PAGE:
As we came out of the classroom, I couldn’t help noticing my Western friend’s shoes. They looked very comfortable, and pretty, too, in nice, soft colours. She told me that she had found them somewhere in a small shop in a lilong. She fell in love with them and bought them. However, she also mentioned the awkward way the shopkeeper looked at her. Later on, our Chinese colleagues saw them and started whispering among themselves, then smiling. We asked them what was going on. They told us that these shoes are meant for the “working class” on construction sites, and that only workers wear them. It’s like the different colour codes that exist in the urban fabric: blue buildings tend to be factories, for example – not hospitals, not housing, not shopping malls – and everyone is aware of this trend.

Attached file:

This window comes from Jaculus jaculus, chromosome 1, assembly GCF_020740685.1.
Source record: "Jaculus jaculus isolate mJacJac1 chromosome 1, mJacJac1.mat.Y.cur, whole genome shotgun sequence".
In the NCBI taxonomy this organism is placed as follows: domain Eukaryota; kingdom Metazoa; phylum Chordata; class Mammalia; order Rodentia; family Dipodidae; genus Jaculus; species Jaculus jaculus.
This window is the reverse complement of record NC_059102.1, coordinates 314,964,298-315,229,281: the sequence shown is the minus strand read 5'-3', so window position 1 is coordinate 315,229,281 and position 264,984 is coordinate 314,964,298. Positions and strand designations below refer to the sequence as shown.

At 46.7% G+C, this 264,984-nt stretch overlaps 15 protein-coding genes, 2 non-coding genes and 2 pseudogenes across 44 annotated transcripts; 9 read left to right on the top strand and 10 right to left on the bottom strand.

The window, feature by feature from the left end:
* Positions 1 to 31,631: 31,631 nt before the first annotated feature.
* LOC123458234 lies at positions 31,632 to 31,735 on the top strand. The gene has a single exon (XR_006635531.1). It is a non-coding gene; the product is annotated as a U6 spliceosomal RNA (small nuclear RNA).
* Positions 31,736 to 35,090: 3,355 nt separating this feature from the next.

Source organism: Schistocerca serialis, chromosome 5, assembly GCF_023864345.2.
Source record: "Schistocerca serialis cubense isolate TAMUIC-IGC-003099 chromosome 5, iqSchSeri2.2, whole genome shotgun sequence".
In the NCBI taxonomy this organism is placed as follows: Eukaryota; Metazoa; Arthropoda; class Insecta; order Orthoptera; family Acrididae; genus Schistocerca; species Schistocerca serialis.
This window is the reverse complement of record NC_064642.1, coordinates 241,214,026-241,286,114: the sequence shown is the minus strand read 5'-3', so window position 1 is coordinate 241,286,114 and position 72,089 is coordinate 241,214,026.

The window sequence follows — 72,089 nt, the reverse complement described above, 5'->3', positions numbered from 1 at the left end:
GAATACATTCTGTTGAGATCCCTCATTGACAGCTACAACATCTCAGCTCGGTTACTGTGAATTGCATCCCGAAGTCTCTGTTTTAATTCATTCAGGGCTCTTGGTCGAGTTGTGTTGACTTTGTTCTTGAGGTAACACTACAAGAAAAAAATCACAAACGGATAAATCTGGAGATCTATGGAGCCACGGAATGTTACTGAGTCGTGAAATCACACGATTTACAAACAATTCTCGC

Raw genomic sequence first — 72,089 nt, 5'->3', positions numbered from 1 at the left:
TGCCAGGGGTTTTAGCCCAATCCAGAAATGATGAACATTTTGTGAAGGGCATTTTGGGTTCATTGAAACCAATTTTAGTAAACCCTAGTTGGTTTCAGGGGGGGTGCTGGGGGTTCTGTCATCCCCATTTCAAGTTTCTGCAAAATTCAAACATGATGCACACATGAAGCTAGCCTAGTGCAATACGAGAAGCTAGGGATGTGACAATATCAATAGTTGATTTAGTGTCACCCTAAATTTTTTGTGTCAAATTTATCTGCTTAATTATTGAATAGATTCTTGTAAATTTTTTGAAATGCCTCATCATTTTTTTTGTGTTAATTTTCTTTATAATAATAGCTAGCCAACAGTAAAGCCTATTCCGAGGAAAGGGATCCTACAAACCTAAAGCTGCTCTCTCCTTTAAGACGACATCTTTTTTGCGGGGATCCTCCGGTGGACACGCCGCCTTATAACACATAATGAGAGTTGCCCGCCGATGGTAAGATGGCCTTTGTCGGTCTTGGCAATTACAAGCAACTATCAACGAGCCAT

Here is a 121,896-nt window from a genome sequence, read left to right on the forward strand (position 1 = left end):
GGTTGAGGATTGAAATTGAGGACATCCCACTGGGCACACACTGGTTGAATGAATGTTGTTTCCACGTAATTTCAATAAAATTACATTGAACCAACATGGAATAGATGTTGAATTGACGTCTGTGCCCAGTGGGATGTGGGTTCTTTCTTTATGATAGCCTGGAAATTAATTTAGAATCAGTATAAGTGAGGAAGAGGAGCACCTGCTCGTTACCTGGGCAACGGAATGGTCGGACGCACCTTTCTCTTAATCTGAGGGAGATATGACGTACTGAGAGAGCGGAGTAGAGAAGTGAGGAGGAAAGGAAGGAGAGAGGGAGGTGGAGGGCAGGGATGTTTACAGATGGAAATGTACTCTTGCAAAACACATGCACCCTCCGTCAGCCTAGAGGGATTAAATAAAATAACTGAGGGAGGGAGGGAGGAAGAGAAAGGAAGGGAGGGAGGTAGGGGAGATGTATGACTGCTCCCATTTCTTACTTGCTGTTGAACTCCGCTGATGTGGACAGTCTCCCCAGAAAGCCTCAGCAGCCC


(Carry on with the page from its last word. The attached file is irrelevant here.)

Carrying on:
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COLD MEAT 3 I got on the train, and began to wander through the train corridors. Suddenly, I had the feeling that it would be a longer trip than I had imagined. [ + ]
COLD MEAT 3